Carnation murder case: 'I knew she was eventually going to hurt someone'

SEATTLE -- In the Carnation murder case, a woman who has not yet faced a jury is now the focus at her boyfriend’s trial.

Joe McEnroe could face the death penalty in the killings of Michele Anderson’s six family members. He has admitted to police his part in shooting and killing his girlfriend’s family, including pulling the trigger on her young niece and nephew.

But on Thursday, jurors heard from another one of Anderson’s former boyfriends, Marc Mann. He called her unstable and told them he’s not surprised she turned violent.

“I knew she was eventually going to hurt someone,” said Mann. “You have a feeling. You just know it’s going to happen.”

McEnroe’s defense team continues to focus on Michele Anderson, who they say pushed McEnroe into taking part in the killings.

In her own confession to police, Anderson said she felt slighted and angry at her brother, Scott, for not paying back a loan, and held it against the rest of her family for not backing her. That led to the plan to kill them on Christmas Eve 2007.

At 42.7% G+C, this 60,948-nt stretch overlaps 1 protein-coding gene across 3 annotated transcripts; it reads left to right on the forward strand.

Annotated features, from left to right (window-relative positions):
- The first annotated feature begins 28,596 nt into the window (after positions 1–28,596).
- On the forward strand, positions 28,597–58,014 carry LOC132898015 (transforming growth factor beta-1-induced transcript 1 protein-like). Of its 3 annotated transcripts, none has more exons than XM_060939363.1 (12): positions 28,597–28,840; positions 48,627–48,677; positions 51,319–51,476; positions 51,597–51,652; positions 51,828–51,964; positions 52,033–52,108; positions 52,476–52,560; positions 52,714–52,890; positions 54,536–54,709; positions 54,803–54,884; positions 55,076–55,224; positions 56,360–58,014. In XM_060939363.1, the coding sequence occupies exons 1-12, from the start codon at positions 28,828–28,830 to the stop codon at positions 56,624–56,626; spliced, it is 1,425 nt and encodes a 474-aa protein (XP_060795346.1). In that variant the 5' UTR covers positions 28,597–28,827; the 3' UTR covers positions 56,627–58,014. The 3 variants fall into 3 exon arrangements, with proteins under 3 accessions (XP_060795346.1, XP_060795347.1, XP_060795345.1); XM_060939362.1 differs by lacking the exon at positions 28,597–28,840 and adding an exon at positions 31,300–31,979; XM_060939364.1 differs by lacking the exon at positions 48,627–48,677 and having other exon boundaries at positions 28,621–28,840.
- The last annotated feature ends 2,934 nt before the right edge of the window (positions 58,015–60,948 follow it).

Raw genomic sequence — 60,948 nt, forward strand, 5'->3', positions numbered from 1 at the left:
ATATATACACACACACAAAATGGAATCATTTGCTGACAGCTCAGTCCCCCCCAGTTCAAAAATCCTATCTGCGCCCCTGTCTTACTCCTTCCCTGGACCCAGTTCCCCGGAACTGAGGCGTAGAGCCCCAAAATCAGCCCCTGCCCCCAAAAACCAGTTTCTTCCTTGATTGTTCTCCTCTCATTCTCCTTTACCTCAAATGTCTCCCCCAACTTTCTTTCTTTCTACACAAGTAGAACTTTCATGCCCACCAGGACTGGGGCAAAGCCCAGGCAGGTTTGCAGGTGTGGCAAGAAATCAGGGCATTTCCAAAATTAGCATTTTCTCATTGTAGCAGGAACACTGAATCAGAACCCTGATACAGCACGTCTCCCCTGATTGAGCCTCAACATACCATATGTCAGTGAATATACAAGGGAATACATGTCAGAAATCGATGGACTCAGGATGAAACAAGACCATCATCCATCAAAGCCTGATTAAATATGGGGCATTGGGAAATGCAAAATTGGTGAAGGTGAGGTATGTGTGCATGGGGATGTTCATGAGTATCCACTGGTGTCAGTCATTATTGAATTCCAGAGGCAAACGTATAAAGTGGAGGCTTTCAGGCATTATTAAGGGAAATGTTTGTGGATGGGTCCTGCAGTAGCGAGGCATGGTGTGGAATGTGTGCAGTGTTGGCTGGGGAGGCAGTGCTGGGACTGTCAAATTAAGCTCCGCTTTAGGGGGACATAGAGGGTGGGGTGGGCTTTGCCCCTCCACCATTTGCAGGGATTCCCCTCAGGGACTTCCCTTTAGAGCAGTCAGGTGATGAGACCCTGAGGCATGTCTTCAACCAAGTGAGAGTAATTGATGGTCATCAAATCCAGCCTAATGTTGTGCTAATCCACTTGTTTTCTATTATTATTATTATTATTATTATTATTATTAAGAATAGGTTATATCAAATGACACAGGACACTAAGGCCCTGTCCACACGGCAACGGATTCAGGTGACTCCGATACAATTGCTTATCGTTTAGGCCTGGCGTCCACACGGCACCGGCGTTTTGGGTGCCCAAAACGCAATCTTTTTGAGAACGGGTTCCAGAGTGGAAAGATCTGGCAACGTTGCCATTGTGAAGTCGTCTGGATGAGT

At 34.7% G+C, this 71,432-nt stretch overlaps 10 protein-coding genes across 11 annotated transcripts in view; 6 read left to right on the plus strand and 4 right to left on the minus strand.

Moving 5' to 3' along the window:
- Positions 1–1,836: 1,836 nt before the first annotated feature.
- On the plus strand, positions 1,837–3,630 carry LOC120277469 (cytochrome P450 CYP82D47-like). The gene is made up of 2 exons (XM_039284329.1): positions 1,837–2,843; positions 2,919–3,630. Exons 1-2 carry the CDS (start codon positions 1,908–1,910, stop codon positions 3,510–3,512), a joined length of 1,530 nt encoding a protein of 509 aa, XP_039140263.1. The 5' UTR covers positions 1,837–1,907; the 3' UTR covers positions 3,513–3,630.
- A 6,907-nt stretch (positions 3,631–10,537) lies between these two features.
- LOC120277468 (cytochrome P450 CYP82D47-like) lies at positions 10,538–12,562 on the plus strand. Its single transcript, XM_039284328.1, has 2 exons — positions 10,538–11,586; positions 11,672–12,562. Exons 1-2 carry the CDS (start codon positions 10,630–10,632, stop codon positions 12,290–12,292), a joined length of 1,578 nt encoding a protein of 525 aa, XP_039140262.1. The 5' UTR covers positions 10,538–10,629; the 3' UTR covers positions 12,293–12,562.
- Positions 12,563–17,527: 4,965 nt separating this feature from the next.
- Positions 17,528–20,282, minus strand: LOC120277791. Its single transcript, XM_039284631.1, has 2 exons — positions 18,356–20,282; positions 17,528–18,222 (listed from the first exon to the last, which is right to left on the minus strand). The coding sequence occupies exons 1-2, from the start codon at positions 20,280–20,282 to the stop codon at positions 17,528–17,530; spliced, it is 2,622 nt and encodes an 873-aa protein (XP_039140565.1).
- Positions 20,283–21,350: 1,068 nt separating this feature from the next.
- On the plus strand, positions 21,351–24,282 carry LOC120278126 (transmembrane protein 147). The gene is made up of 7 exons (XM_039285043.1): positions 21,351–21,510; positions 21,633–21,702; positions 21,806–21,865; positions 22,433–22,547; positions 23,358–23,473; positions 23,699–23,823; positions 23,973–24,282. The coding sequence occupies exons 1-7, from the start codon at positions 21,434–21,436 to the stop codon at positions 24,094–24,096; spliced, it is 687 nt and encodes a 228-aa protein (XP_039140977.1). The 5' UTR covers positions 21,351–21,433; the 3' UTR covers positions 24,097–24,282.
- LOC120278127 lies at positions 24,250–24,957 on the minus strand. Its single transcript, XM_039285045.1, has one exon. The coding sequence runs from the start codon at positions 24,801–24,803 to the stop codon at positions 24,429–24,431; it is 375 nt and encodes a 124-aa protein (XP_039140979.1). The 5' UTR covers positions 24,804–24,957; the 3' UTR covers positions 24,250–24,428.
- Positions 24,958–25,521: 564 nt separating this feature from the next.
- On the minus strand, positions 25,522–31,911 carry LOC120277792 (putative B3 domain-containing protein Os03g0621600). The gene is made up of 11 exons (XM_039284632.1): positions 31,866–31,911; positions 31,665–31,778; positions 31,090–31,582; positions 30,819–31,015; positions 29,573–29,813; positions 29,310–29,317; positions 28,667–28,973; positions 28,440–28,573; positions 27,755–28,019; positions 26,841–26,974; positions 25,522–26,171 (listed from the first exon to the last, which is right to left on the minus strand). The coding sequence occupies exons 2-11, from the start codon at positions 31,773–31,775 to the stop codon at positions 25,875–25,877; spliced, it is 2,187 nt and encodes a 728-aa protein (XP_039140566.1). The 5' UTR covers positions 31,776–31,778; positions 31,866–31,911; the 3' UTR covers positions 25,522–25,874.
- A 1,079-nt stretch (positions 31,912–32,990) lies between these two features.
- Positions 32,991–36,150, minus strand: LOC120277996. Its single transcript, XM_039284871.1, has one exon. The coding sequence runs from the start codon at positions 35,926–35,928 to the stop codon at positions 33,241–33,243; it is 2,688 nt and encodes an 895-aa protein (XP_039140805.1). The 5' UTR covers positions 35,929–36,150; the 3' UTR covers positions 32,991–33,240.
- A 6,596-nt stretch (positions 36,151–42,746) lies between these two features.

“Yes, it was premeditated and yes, I was fed up with everything,” Anderson said during police interviews.

On the witness stand, Mann described Anderson as angry, controlling and paranoid, and said she became more unstable when she began taking anti-depressants off and on. He also told jurors she sometimes wanted to hurt or kill people.

“She didn’t like people and she thought people didn’t like her,” said Mann. “She felt that everyone was cruel, abusive monsters.”

McEnroe’s defense team hopes that by convincing jurors that McEnroe was pushed by Anderson to take part in the killings that he can avoid the death penalty.

Michelle Anderson’s murder trial is scheduled for next fall.